Henry White, professor of physics at MU, may soon have a new lab to create artificial light identical to sunlight but more efficient than regular light bulbs. White is one MU faculty member whose research will benefit from the construction of the MU Business Incubator, which is one step closer to being built with the announcement of a $2.5 million grant.
Sen. Kit Bond, R-Missouri, announced Thursday that MU and the Missouri Innovation Center will receive the grant from the Economic Development Administration to construct the facility. The estimated cost of the incubator is $8.7 million, and MU will match the grant from the EDA, bringing the amount raised to $6.6 million. The project will need an additional $2.1 million before construction can begin.
“We expect to close the gap before the end of 2005,” said Jake Halliday, leader of the incubator project.
Bond was joined by Economic Development and MU officials to make the announcement at a news conference.
“It is great to be here to celebrate yet another milestone in Missouri’s journey to become the premier biotechnology corridor of the United States and the world,” Bond said.
The business incubator is expected to offer facilities and business mentoring to assist in the creation of new life sciences companies.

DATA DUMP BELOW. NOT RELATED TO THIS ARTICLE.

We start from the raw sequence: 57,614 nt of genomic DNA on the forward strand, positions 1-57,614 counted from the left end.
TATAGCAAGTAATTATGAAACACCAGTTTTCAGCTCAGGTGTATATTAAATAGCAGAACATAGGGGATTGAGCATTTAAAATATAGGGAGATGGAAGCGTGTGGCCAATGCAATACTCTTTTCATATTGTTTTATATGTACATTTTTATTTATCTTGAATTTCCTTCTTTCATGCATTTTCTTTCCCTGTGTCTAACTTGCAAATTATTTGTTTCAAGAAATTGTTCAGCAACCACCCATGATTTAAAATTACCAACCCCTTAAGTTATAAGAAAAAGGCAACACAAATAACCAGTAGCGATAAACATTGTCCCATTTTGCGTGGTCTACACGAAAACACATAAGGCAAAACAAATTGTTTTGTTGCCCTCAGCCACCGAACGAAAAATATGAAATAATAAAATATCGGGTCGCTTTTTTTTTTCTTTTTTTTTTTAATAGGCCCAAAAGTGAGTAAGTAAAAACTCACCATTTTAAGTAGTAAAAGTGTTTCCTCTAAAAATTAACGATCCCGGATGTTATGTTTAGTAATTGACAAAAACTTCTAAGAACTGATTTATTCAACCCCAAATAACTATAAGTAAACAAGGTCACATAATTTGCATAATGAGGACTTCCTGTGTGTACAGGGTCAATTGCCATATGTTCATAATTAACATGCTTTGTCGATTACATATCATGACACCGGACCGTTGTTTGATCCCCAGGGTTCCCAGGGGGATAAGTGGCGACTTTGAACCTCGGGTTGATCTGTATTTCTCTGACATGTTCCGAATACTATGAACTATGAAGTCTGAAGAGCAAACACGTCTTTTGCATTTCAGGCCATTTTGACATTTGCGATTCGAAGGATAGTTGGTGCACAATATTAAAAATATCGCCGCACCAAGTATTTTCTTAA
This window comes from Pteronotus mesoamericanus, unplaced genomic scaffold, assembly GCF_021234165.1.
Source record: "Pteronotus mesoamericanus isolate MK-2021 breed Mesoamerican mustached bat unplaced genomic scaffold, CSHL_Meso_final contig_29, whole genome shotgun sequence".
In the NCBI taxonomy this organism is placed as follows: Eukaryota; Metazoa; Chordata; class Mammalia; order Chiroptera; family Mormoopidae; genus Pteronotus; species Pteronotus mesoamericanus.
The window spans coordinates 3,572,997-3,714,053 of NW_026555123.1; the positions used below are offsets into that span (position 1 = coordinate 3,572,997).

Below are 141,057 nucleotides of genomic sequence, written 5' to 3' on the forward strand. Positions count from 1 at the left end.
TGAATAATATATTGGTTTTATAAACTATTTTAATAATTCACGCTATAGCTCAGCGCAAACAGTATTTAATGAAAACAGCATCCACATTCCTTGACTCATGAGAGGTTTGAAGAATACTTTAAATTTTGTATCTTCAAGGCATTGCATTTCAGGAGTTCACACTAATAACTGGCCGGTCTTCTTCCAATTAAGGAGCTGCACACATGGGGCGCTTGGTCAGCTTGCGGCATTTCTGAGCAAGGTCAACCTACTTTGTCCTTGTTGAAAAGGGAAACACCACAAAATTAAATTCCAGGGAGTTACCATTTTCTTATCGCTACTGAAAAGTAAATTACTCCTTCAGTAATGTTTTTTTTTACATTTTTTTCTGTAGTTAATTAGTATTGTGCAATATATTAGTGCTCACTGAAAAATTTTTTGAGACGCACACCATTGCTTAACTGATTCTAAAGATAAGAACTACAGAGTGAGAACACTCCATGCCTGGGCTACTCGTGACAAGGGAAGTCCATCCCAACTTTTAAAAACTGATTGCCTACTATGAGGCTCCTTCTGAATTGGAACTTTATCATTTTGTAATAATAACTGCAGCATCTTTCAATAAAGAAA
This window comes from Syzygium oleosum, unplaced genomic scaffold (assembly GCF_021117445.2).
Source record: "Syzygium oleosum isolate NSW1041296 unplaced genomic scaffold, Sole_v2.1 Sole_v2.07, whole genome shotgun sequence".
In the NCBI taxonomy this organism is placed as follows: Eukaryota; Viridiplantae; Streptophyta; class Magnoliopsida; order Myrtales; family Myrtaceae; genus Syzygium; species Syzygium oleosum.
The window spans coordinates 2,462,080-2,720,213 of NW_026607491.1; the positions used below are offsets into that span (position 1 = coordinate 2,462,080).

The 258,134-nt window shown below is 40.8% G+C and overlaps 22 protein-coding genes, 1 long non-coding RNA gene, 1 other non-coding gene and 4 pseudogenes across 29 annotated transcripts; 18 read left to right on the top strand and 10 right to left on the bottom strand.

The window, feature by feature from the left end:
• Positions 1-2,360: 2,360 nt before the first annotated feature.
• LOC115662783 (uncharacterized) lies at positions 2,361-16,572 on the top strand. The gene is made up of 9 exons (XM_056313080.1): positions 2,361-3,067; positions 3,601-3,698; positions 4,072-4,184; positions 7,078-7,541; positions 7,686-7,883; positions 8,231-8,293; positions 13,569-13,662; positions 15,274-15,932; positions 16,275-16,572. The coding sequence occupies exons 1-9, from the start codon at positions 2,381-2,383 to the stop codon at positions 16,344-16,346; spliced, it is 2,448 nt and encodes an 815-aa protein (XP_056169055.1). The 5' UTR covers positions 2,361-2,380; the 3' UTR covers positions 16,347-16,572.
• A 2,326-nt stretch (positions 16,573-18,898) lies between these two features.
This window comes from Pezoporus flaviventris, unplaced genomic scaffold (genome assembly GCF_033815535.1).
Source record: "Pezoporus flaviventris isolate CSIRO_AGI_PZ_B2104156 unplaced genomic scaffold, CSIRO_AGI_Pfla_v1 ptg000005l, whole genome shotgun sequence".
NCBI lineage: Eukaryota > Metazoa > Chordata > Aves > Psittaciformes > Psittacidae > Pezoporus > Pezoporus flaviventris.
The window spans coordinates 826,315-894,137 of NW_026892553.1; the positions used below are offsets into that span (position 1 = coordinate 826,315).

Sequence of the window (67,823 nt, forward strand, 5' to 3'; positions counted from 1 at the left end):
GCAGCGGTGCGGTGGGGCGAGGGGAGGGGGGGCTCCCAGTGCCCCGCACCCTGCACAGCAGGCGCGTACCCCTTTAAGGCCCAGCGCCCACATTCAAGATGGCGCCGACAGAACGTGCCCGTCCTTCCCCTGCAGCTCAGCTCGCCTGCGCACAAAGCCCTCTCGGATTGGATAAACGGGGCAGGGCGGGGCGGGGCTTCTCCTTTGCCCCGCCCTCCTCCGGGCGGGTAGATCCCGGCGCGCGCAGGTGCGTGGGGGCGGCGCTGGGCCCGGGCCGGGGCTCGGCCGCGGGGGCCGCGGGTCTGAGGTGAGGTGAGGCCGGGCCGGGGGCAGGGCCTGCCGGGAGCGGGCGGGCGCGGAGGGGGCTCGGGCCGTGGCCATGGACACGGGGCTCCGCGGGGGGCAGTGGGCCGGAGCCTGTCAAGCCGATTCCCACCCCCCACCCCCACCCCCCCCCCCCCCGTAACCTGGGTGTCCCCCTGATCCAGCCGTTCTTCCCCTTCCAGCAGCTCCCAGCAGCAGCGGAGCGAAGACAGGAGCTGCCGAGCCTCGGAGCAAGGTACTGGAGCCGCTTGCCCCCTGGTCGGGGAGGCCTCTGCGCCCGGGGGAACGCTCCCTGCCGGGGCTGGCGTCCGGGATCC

“There are at least 12 ideas ready to begin to fill this business incubator,” MU Chancellor Brady Deaton said.
The incubator will provide space and support for 10 to 14 companies at a time for about three years. Companies will “graduate” once they have developed enough resources to survive in the real world.
According to Halliday, the proposed 33,000-square-foot facility will be owned by the university, and the Missouri Innovation Center, an independent, public non-profit organization, will operate the incubator program.
Plans for the new facility locate it by the MU Research Reactor, off Providence Road, but Deaton said this is still an ongoing discussion.
“We continue to look at options as plans develop,” he said.
Officials agreed that the benefits of the business incubator will span the entire community. Deaton said surrounding communities and counties will benefit from the higher paying jobs that will be developed through the incubator, while the creation of new businesses will boost the mid-Missouri economy and benefit the entire state.
Deaton also said students will benefit from the opportunity to work as interns and see firsthand the process by which ideas become applied.
Rep. Jeff Harris, D-Columbia, also at the event, shared the positive outlook on the business incubator but expressed concern over a possible ban on stem-cell research.
“The university and Columbia are well positioned to be leaders in the life sciences movement,” said Harris, who is Minority Floor Leader in the General Assembly. “We need to take the initiative instead of fighting a battle that can be devastating to the creation of hope and opportunity for the people of Missouri.”